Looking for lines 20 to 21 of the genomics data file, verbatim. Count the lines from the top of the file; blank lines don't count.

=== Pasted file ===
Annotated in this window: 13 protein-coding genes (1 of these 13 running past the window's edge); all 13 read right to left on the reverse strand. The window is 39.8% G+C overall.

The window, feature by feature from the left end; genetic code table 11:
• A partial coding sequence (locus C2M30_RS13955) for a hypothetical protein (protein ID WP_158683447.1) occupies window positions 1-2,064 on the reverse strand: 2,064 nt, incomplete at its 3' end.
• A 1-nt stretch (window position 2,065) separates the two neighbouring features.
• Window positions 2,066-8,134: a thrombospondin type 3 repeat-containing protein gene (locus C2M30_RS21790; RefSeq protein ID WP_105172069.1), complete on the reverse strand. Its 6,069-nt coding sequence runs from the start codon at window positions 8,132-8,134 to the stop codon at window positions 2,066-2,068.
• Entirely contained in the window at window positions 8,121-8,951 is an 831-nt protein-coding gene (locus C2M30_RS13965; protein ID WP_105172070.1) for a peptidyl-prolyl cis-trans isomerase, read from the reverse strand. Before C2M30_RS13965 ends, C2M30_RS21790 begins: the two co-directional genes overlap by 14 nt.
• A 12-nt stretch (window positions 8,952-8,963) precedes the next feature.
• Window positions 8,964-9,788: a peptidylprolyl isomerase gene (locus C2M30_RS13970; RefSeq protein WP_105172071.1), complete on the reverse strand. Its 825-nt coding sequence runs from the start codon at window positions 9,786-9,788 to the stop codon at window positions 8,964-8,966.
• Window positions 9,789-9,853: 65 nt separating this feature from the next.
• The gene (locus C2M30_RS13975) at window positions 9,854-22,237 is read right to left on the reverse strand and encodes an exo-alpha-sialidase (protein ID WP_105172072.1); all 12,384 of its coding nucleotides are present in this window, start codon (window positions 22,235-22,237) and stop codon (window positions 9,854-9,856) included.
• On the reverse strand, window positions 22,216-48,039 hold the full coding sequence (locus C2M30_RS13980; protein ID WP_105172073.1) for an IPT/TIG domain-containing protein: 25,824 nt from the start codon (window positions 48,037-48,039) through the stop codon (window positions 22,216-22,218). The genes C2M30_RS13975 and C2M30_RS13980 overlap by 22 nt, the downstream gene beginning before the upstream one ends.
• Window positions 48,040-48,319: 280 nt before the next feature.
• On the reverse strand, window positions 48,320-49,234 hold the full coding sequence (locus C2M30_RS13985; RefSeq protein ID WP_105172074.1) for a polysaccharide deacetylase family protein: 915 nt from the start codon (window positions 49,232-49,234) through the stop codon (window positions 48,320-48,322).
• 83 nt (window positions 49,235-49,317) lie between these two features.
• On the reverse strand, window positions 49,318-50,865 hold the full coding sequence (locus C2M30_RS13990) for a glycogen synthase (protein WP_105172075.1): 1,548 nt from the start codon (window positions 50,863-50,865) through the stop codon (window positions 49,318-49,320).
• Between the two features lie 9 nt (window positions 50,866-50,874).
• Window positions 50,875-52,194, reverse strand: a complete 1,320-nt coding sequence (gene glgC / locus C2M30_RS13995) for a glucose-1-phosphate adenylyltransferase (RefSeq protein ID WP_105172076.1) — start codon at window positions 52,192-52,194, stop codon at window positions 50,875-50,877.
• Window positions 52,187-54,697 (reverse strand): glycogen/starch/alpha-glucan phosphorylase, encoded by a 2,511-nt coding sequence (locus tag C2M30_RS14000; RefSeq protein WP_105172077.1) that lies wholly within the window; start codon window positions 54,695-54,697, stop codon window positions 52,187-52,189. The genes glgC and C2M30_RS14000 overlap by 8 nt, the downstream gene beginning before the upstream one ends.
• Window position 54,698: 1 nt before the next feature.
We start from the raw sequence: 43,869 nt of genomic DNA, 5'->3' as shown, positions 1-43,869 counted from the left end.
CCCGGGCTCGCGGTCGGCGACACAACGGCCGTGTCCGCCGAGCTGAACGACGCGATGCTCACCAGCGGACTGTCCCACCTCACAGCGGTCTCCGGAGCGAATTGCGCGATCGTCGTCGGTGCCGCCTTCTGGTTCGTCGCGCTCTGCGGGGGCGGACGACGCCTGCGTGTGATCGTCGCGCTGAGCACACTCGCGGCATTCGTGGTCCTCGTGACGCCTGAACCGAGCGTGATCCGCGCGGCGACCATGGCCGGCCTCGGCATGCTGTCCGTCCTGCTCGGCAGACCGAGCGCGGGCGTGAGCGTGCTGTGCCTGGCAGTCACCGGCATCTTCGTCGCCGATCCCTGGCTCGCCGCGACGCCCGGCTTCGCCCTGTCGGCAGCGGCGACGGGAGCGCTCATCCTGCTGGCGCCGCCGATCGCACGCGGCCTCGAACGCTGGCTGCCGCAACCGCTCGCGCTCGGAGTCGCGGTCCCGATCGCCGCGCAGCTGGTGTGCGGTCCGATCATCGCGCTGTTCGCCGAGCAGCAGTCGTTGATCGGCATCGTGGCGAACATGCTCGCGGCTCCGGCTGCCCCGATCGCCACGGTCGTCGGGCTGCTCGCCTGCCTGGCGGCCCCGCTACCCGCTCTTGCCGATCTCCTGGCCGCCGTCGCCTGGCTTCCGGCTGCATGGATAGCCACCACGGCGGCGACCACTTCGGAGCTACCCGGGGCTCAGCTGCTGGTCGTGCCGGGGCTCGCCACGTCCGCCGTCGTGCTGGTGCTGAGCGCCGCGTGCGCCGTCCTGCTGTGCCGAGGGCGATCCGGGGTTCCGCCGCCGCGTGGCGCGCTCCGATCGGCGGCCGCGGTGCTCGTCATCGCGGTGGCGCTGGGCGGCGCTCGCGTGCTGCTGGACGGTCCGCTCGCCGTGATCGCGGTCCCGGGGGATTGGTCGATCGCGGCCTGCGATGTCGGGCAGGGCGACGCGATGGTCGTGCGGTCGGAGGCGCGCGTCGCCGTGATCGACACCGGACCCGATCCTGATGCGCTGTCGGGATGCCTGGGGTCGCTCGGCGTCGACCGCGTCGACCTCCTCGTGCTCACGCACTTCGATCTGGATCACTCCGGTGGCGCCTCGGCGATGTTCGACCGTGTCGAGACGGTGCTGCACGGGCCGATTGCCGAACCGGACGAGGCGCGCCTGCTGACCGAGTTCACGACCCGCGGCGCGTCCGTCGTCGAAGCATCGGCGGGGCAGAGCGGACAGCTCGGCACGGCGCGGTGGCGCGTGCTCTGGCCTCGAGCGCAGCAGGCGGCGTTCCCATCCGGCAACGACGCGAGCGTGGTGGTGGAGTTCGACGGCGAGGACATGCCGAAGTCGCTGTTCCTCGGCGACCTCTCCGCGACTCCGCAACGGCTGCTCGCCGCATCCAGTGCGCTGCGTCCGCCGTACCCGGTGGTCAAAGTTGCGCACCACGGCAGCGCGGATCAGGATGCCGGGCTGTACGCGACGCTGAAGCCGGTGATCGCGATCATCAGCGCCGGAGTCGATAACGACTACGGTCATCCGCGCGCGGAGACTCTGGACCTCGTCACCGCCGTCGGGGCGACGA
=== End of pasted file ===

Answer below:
We start from the raw sequence: 43,869 nt of genomic DNA, 5'->3' as shown, positions 1-43,869 counted from the left end.
CCCGGGCTCGCGGTCGGCGACACAACGGCCGTGTCCGCCGAGCTGAACGACGCGATGCTCACCAGCGGACTGTCCCACCTCACAGCGGTCTCCGGAGCGAATTGCGCGATCGTCGTCGGTGCCGCCTTCTGGTTCGTCGCGCTCTGCGGGGGCGGACGACGCCTGCGTGTGATCGTCGCGCTGAGCACACTCGCGGCATTCGTGGTCCTCGTGACGCCTGAACCGAGCGTGATCCGCGCGGCGACCATGGCCGGCCTCGGCATGCTGTCCGTCCTGCTCGGCAGACCGAGCGCGGGCGTGAGCGTGCTGTGCCTGGCAGTCACCGGCATCTTCGTCGCCGATCCCTGGCTCGCCGCGACGCCCGGCTTCGCCCTGTCGGCAGCGGCGACGGGAGCGCTCATCCTGCTGGCGCCGCCGATCGCACGCGGCCTCGAACGCTGGCTGCCGCAACCGCTCGCGCTCGGAGTCGCGGTCCCGATCGCCGCGCAGCTGGTGTGCGGTCCGATCATCGCGCTGTTCGCCGAGCAGCAGTCGTTGATCGGCATCGTGGCGAACATGCTCGCGGCTCCGGCTGCCCCGATCGCCACGGTCGTCGGGCTGCTCGCCTGCCTGGCGGCCCCGCTACCCGCTCTTGCCGATCTCCTGGCCGCCGTCGCCTGGCTTCCGGCTGCATGGATAGCCACCACGGCGGCGACCACTTCGGAGCTACCCGGGGCTCAGCTGCTGGTCGTGCCGGGGCTCGCCACGTCCGCCGTCGTGCTGGTGCTGAGCGCCGCGTGCGCCGTCCTGCTGTGCCGAGGGCGATCCGGGGTTCCGCCGCCGCGTGGCGCGCTCCGATCGGCGGCCGCGGTGCTCGTCATCGCGGTGGCGCTGGGCGGCGCTCGCGTGCTGCTGGACGGTCCGCTCGCCGTGATCGCGGTCCCGGGGGATTGGTCGATCGCGGCCTGCGATGTCGGGCAGGGCGACGCGATGGTCGTGCGGTCGGAGGCGCGCGTCGCCGTGATCGACACCGGACCCGATCCTGATGCGCTGTCGGGATGCCTGGGGTCGCTCGGCGTCGACCGCGTCGACCTCCTCGTGCTCACGCACTTCGATCTGGATCACTCCGGTGGCGCCTCGGCGATGTTCGACCGTGTCGAGACGGTGCTGCACGGGCCGATTGCCGAACCGGACGAGGCGCGCCTGCTGACCGAGTTCACGACCCGCGGCGCGTCCGTCGTCGAAGCATCGGCGGGGCAGAGCGGACAGCTCGGCACGGCGCGGTGGCGCGTGCTCTGGCCTCGAGCGCAGCAGGCGGCGTTCCCATCCGGCAACGACGCGAGCGTGGTGGTGGAGTTCGACGGCGAGGACATGCCGAAGTCGCTGTTCCTCGGCGACCTCTCCGCGACTCCGCAACGGCTGCTCGCCGCATCCAGTGCGCTGCGTCCGCCGTACCCGGTGGTCAAAGTTGCGCACCACGGCAGCGCGGATCAGGATGCCGGGCTGTACGCGACGCTGAAGCCGGTGATCGCGATCATCAGCGCCGGAGTCGATAACGACTACGGTCATCCGCGCGCGGAGACTCTGGACCTCGTCACCGCCGTCGGGGCGACGA